As stores begin to re-open what will the shift towards e-commerce that has been seen during the COVID crisis mean for demand for the physical side of the omni-channel retail balance, especially when combined with ongoing public health nervousness?
That’s a question that’s too early to answer with confidence, but Macy’s CEO Jeff Gennette says that his firm is seeing a better-then-expected response to the 400+ stores it has re-opened to date:
The store openings are going well. We're thrilled that Bloomingdale's 59th Street as well as Macy's Herald Square [are] opened for curbside pick-up. That was a big milestone for us. And while all this is going on, our digital business continues very strong, We have weathered the pandemic.
That’s not to sugar-coat the reality of Macy’s situation which is set to see the retailer turn in nearly $1 billion in quarterly losses. Overall sales are down 45% year-on-year with store business down “substantially” and digital revenue down by single digits, at its weakest in March as the pandemic hit home.
The re-opening of the physical store network has been phased. April saw a number of outlets open for fulfilment and curbside pick-up. Things have improved slowly, although the firm isn’t modelling a return to normalised trends until well into next year, if not 2020.
Speaking during a session at the Cowen Department Store Summit this week, Gennette was in glass-half-full mode:
We expected stores to be down between 80% and 85%, which is really how we modelled based on how other countries had opened up. All retail in America has opened up much better than that. Our average was down about 50% as we opened. It's pretty broad based. The first tranche of stores that opened were May 4th, and they opened around that number. Then we opened another tranche on May 11 and this week, you're going to see us open with 400 stores. A little over 400 stores will be fully open. Each tranche that we're opening up is opening up a little better and each week that they're open, they're getting a little bit better.
In the meantime, digital business has been on a steady rise, up 80% year-on-year in May, a growth rate that Gennette is candid he doesn’t expect to see hold up into the second half of the year. But the lesson that has come out of the crisis is simple and that is, “the beauty of omni-channel”:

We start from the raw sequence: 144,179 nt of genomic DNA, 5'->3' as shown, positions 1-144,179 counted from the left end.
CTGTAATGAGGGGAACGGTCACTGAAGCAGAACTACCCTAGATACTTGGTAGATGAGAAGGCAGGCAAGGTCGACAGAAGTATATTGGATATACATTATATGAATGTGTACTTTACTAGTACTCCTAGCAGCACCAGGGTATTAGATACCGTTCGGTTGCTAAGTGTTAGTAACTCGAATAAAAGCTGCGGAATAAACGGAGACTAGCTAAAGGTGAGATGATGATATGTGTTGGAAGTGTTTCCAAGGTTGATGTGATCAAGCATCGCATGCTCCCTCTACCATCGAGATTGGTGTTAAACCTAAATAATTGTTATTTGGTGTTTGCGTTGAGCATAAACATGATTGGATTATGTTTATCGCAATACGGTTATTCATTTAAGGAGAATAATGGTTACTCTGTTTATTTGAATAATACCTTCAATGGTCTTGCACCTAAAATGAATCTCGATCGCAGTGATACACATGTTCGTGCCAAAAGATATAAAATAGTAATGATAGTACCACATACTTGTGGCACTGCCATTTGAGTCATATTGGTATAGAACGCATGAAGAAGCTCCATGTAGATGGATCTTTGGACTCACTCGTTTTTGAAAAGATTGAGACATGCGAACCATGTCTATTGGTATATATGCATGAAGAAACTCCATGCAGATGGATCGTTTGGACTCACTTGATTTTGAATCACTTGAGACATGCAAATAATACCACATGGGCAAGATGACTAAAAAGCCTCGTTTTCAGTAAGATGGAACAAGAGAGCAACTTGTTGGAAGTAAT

Companies that have an absolute friction-free omni-channel strategy for their customers are the ones that are going to win. The opportunity to transact whenever and however they want, [the ways] to get online, via mobile, via the [various] fulfilment options, are so critical.
Store-centric aspects of that omni-channel vision have come into play at Macy’s, emulating successes of other retailers:
Through the COVID crisis, we found, as a non-essential retailer, how important curbside pick-up would be and could be. Watching what Best Buy and Target and others have done so expertly, what would that be like with a retailer that's predominantly apparel and accessories?
This meant playing catch-up for Macy’s:
Give the team a great deal of credit for how fast they developed it. We went from basically getting it into 300 stores in like 17 days, and by [today] we'll be in virtually every single store in the Macy's, Bloomingdales and Blue Mercury chains.
But that is a huge boost. Customers love it. They love the safety of it, they love the security of it, they love the speed of it. So omni-channel in how you're using stores for fulfilment options, how we're going to take what I think is clearly going to shift to a more digital business in the future, but then using your omni-channel entire ecosystem to fulfil that in a customer-friendly way, that is really important.
Gennette can identify elements of the omni-channel mix that will demand renewed focus:
We want to have the best-in-class omni-experience, and we're really clear eyed about where our gaps are and where our friction is. But we've got the gas pedal on to make sure that from digital to app to in-store, that the entire omni-journey is as seamless as it can be for our customer.
A to-do list includes:
What we're doing with search, what we're doing personalization, just looking at the content of your pages and making sure that every one of them is you're getting credit for all the most important elements. What do your click through rates look like? What do your sell through rates look like? Seamless checkout [is] going to be a big objective, so continuing to push that curve.